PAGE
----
Defusing Biological Bombs

Global threats to humanity’s future are termed “existential” because they put all of us in danger. The list is long and often includes disease agents, whether occurring naturally or manufactured, with the capacity to spread rapidly and sometimes widely.

Piers Millett is a senior research fellow at the University of Oxford’s Future of Humanity Institute. He spoke with Vision publisher David Hulme regarding potential global biological catastrophes stemming from such risks as bioterrorism, pandemic disease and even genetic manipulation.

Piers Millett of the Future of Humanity Institute

Piers Millett cofounded a consulting firm that works with government, industry and academia. He also consults for the World Health Organization and spent more than a decade working on the United Nations international treaty banning biological weapons.

DH We’ve had pandemics before, with catastrophic effects: black death, smallpox, Spanish flu. What’s the likelihood of a similar global catastrophic biological risk (GCBR) today?

PM The likelihood is very small. They happen very infrequently naturally; they could happen more often if humanity becomes involved.

DHIf these kinds of threats are few and far between, why spend time and effort on them when there are many more important things to do?

PMWhen we think about risk, we think about both likelihood and consequences. Where I focus my research is not on the most likely events but those with the highest consequence. It’s those two factors when put together—likelihood and consequence—that give us some estimation of risk. Existential and catastrophic risks may be unlikely, but they have incredibly high consequences. So it’s wise to invest some of our time and resources thinking about events where the consequences could be very high even if the events themselves are very unlikely.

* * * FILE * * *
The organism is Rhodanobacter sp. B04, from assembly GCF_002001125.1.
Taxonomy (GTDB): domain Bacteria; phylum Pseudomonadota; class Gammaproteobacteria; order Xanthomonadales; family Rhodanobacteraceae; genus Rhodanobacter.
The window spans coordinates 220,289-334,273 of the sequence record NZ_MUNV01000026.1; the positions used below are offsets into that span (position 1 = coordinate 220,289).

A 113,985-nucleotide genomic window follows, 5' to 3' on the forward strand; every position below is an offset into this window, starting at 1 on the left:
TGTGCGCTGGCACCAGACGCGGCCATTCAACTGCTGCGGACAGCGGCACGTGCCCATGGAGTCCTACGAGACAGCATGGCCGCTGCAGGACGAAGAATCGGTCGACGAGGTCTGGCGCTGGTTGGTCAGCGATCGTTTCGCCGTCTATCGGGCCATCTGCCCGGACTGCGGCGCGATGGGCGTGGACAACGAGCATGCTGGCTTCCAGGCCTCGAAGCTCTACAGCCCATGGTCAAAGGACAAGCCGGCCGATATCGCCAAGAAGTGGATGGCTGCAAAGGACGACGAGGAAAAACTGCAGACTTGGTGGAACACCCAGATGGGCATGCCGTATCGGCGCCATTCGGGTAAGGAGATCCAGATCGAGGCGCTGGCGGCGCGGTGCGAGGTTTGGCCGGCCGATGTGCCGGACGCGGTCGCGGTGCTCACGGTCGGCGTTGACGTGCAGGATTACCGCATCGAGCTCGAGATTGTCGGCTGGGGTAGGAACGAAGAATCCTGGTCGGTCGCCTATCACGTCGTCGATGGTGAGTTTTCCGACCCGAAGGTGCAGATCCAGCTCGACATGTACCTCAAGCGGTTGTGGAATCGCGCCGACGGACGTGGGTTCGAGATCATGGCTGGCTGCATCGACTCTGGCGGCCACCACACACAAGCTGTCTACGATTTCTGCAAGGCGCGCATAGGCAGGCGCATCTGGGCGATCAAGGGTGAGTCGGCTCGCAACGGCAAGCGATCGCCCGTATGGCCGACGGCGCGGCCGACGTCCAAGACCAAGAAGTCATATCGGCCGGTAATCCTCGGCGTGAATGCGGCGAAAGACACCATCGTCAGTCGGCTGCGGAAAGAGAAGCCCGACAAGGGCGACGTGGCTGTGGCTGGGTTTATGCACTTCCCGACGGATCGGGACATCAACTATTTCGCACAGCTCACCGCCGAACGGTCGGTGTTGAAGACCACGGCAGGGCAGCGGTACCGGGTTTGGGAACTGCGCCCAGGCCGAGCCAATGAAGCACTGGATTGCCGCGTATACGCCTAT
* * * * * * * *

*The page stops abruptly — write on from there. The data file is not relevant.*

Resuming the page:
DHPandemics are, perhaps, an example of risks we tend to downplay. We tend to think that once a pandemic runs its course, it’s over and done with. What about the intergenerational aspects of an outbreak?

PMIt’s an interesting question. Perhaps flu is the best example here. A flu pandemic happens roughly every 50 years. In fact, flu scientists suggest that we’re long overdue. We’re beginning to understand some of the science behind that, which suggests that the immunity we get as a disease spreads around the world stays with us for life—that certain subtypes of pathogens don’t bother us for the rest of our lives. We’re beginning to see how we might unlock the power of that to prevent and treat natural disease. It hopefully means we’ll be able to deal with pandemics more effectively in the future.

DHAre we, though, in a unique time when it comes to the potential for pandemics?

PMWe’re certainly in a very special time. We have only been aware for just over a century that pathogens cause disease. We’re in a time where we are unlocking the power of biology to make things and solve problems. And that means that we have a great deal of power to use biology. We have a great deal of power to apply it to the questions around disease. But at the moment we don’t necessarily know how to use that power, that technology, responsibly or safely. We won’t know what the long-term consequences are. As I say, the time frame in which we’ve had this understanding is comparatively short.